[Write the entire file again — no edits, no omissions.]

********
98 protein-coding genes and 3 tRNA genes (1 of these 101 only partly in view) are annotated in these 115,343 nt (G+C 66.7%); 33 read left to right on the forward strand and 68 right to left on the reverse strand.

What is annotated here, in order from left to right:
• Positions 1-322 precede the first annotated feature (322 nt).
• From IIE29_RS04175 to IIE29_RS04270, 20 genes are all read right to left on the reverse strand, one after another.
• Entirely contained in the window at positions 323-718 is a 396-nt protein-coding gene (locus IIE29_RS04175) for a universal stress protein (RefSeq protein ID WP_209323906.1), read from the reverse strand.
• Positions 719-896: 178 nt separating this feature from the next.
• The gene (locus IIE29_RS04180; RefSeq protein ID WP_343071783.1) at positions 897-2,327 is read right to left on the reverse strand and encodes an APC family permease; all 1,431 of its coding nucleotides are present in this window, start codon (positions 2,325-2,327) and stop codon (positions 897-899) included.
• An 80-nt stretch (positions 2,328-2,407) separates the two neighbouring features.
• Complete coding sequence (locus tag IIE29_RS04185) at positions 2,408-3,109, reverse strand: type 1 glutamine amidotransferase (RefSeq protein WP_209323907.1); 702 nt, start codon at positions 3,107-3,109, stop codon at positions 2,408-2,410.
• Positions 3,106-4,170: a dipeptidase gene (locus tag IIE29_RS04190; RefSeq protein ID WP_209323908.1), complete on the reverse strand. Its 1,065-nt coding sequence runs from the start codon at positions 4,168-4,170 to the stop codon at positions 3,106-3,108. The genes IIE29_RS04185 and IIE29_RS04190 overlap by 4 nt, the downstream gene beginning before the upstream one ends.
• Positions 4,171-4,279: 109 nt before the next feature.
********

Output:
98 protein-coding genes and 3 tRNA genes (1 of these 101 only partly in view) are annotated in these 115,343 nt (G+C 66.7%); 33 read left to right on the forward strand and 68 right to left on the reverse strand.

What is annotated here, in order from left to right:
• Positions 1-322 precede the first annotated feature (322 nt).
• From IIE29_RS04175 to IIE29_RS04270, 20 genes are all read right to left on the reverse strand, one after another.
• Entirely contained in the window at positions 323-718 is a 396-nt protein-coding gene (locus IIE29_RS04175) for a universal stress protein (RefSeq protein ID WP_209323906.1), read from the reverse strand.
• Positions 719-896: 178 nt separating this feature from the next.
• The gene (locus IIE29_RS04180; RefSeq protein ID WP_343071783.1) at positions 897-2,327 is read right to left on the reverse strand and encodes an APC family permease; all 1,431 of its coding nucleotides are present in this window, start codon (positions 2,325-2,327) and stop codon (positions 897-899) included.
• An 80-nt stretch (positions 2,328-2,407) separates the two neighbouring features.
• Complete coding sequence (locus tag IIE29_RS04185) at positions 2,408-3,109, reverse strand: type 1 glutamine amidotransferase (RefSeq protein WP_209323907.1); 702 nt, start codon at positions 3,107-3,109, stop codon at positions 2,408-2,410.
• Positions 3,106-4,170: a dipeptidase gene (locus tag IIE29_RS04190; RefSeq protein ID WP_209323908.1), complete on the reverse strand. Its 1,065-nt coding sequence runs from the start codon at positions 4,168-4,170 to the stop codon at positions 3,106-3,108. The genes IIE29_RS04185 and IIE29_RS04190 overlap by 4 nt, the downstream gene beginning before the upstream one ends.
• Positions 4,171-4,279: 109 nt before the next feature.